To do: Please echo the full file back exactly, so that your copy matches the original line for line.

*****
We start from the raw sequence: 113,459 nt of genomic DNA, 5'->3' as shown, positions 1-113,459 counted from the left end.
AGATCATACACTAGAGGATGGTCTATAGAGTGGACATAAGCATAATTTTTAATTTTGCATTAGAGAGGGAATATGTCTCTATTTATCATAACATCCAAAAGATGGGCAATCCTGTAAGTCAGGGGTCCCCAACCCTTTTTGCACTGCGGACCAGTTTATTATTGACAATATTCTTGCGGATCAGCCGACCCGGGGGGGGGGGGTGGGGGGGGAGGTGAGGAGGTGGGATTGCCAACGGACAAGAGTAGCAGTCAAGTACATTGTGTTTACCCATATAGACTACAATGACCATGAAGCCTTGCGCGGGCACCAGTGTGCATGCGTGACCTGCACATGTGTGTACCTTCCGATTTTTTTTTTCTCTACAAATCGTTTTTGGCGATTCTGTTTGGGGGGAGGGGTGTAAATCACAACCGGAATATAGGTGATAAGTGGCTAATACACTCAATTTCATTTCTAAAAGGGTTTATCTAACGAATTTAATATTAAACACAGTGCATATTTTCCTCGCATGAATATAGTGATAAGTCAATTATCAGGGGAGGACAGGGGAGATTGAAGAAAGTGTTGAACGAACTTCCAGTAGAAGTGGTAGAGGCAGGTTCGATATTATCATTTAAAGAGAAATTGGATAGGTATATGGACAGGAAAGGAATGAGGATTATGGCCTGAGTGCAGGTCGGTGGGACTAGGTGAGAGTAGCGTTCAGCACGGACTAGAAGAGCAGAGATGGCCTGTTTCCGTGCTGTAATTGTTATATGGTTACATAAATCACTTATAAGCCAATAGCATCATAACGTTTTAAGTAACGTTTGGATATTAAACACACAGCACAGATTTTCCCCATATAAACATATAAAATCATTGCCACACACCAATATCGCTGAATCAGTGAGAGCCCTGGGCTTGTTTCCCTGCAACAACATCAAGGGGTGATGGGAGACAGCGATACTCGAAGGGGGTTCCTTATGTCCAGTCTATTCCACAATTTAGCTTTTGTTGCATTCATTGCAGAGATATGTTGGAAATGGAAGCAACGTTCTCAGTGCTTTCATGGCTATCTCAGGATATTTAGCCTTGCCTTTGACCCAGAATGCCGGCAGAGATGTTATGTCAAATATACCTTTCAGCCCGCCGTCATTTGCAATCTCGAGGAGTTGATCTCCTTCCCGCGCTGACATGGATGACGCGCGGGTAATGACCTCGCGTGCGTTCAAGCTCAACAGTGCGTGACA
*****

We start from the raw sequence: 113,459 nt of genomic DNA, 5'->3' as shown, positions 1-113,459 counted from the left end.
AGATCATACACTAGAGGATGGTCTATAGAGTGGACATAAGCATAATTTTTAATTTTGCATTAGAGAGGGAATATGTCTCTATTTATCATAACATCCAAAAGATGGGCAATCCTGTAAGTCAGGGGTCCCCAACCCTTTTTGCACTGCGGACCAGTTTATTATTGACAATATTCTTGCGGATCAGCCGACCCGGGGGGGGGGGGTGGGGGGGGAGGTGAGGAGGTGGGATTGCCAACGGACAAGAGTAGCAGTCAAGTACATTGTGTTTACCCATATAGACTACAATGACCATGAAGCCTTGCGCGGGCACCAGTGTGCATGCGTGACCTGCACATGTGTGTACCTTCCGATTTTTTTTTTCTCTACAAATCGTTTTTGGCGATTCTGTTTGGGGGGAGGGGTGTAAATCACAACCGGAATATAGGTGATAAGTGGCTAATACACTCAATTTCATTTCTAAAAGGGTTTATCTAACGAATTTAATATTAAACACAGTGCATATTTTCCTCGCATGAATATAGTGATAAGTCAATTATCAGGGGAGGACAGGGGAGATTGAAGAAAGTGTTGAACGAACTTCCAGTAGAAGTGGTAGAGGCAGGTTCGATATTATCATTTAAAGAGAAATTGGATAGGTATATGGACAGGAAAGGAATGAGGATTATGGCCTGAGTGCAGGTCGGTGGGACTAGGTGAGAGTAGCGTTCAGCACGGACTAGAAGAGCAGAGATGGCCTGTTTCCGTGCTGTAATTGTTATATGGTTACATAAATCACTTATAAGCCAATAGCATCATAACGTTTTAAGTAACGTTTGGATATTAAACACACAGCACAGATTTTCCCCATATAAACATATAAAATCATTGCCACACACCAATATCGCTGAATCAGTGAGAGCCCTGGGCTTGTTTCCCTGCAACAACATCAAGGGGTGATGGGAGACAGCGATACTCGAAGGGGGTTCCTTATGTCCAGTCTATTCCACAATTTAGCTTTTGTTGCATTCATTGCAGAGATATGTTGGAAATGGAAGCAACGTTCTCAGTGCTTTCATGGCTATCTCAGGATATTTAGCCTTGCCTTTGACCCAGAATGCCGGCAGAGATGTTATGTCAAATATACCTTTCAGCCCGCCGTCATTTGCAATCTCGAGGAGTTGATCTCCTTCCCGCGCTGACATGGATGACGCGCGGGTAATGACCTCGCGTGCGTTCAAGCTCAACAGTGCGTGACA